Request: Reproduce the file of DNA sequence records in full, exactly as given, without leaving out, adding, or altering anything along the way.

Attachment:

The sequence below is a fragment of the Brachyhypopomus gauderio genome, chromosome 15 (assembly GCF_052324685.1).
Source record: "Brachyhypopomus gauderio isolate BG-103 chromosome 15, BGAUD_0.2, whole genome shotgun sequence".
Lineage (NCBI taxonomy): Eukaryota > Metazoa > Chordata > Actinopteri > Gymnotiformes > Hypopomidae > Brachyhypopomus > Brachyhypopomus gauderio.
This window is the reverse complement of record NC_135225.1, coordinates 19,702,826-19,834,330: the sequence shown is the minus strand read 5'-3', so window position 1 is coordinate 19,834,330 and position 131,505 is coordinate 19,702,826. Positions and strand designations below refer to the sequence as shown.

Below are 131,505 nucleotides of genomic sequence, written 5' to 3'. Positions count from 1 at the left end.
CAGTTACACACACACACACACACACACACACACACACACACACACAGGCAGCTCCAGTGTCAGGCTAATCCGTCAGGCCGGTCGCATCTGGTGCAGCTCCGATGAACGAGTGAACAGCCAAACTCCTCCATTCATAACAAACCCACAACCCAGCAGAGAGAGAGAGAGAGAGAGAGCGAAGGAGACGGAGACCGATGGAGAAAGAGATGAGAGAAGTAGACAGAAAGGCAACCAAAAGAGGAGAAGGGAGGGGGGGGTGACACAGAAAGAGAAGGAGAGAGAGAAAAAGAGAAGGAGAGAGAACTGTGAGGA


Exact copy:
The sequence below is a fragment of the Brachyhypopomus gauderio genome, chromosome 15 (assembly GCF_052324685.1).
Source record: "Brachyhypopomus gauderio isolate BG-103 chromosome 15, BGAUD_0.2, whole genome shotgun sequence".
Lineage (NCBI taxonomy): Eukaryota > Metazoa > Chordata > Actinopteri > Gymnotiformes > Hypopomidae > Brachyhypopomus > Brachyhypopomus gauderio.
This window is the reverse complement of record NC_135225.1, coordinates 19,702,826-19,834,330: the sequence shown is the minus strand read 5'-3', so window position 1 is coordinate 19,834,330 and position 131,505 is coordinate 19,702,826. Positions and strand designations below refer to the sequence as shown.

Below are 131,505 nucleotides of genomic sequence, written 5' to 3'. Positions count from 1 at the left end.
CAGTTACACACACACACACACACACACACACACACACACACACACAGGCAGCTCCAGTGTCAGGCTAATCCGTCAGGCCGGTCGCATCTGGTGCAGCTCCGATGAACGAGTGAACAGCCAAACTCCTCCATTCATAACAAACCCACAACCCAGCAGAGAGAGAGAGAGAGAGAGAGCGAAGGAGACGGAGACCGATGGAGAAAGAGATGAGAGAAGTAGACAGAAAGGCAACCAAAAGAGGAGAAGGGAGGGGGGGGTGACACAGAAAGAGAAGGAGAGAGAGAAAAAGAGAAGGAGAGAGAACTGTGAGGA